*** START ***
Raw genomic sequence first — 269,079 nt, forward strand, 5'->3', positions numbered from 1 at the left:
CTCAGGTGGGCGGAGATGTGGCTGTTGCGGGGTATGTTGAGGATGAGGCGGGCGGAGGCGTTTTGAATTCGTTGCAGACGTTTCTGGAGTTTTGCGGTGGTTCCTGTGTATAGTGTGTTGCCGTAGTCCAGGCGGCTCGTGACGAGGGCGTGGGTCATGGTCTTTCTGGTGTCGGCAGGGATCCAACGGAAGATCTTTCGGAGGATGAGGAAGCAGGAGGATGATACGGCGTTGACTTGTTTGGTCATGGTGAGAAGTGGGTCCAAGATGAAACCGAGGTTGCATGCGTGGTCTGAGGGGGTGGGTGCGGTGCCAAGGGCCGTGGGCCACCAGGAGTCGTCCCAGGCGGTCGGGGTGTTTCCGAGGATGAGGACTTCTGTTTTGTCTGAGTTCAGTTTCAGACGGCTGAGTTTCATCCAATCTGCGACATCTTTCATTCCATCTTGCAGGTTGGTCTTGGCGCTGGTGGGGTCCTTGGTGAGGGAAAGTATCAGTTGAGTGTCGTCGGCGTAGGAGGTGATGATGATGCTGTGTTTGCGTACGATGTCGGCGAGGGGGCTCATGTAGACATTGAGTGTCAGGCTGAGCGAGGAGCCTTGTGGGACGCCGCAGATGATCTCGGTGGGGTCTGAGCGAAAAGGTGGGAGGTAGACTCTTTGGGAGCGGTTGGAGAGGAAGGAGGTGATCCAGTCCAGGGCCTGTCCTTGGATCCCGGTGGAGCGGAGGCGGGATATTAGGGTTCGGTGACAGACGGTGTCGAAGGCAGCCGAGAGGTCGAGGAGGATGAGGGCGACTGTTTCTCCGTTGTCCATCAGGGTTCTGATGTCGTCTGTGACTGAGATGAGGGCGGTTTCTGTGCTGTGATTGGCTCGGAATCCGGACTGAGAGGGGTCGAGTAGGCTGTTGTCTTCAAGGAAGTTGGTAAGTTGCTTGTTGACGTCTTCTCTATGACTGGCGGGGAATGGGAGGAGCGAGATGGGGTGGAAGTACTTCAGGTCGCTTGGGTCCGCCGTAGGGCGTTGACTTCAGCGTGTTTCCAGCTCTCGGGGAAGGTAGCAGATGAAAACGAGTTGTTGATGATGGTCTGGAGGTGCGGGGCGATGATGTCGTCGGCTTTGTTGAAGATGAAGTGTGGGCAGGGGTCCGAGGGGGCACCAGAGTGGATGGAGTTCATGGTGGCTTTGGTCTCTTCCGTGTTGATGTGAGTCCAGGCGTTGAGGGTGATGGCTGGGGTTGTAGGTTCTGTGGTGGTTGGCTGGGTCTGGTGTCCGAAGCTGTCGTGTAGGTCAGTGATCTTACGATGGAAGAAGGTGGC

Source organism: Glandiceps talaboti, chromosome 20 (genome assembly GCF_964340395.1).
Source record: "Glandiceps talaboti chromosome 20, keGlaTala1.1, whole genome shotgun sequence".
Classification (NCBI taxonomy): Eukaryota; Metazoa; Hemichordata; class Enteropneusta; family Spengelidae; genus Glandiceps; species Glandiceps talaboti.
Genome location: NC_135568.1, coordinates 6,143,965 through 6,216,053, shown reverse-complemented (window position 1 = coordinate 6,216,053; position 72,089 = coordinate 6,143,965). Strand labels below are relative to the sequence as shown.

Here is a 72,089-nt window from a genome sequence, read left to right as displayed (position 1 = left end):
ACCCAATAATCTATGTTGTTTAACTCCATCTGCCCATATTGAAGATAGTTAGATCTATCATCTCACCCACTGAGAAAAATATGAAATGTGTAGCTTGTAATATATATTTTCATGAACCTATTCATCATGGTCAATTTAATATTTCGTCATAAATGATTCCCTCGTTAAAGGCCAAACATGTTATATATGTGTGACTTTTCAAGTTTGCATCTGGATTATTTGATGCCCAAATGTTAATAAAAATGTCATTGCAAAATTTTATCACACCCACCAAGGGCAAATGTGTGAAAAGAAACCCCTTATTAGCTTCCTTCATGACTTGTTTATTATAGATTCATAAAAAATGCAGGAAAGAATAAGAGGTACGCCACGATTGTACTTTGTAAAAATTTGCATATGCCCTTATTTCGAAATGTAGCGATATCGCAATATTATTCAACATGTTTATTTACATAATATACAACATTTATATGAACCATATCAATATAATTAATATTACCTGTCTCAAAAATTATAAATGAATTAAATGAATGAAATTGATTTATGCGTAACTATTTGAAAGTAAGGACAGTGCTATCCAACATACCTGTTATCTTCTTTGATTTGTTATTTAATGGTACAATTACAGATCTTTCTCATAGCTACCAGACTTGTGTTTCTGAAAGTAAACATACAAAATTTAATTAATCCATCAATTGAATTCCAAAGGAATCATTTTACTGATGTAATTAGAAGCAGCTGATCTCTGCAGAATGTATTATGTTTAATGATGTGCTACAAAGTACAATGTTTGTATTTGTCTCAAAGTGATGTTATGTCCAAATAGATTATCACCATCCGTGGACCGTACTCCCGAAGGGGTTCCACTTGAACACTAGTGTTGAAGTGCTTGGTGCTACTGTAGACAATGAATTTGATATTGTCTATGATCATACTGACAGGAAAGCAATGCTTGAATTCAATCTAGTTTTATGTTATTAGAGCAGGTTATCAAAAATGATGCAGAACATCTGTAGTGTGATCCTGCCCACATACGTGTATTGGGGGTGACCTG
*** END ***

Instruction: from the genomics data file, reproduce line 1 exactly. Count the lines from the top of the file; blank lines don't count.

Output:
Raw genomic sequence first — 269,079 nt, forward strand, 5'->3', positions numbered from 1 at the left: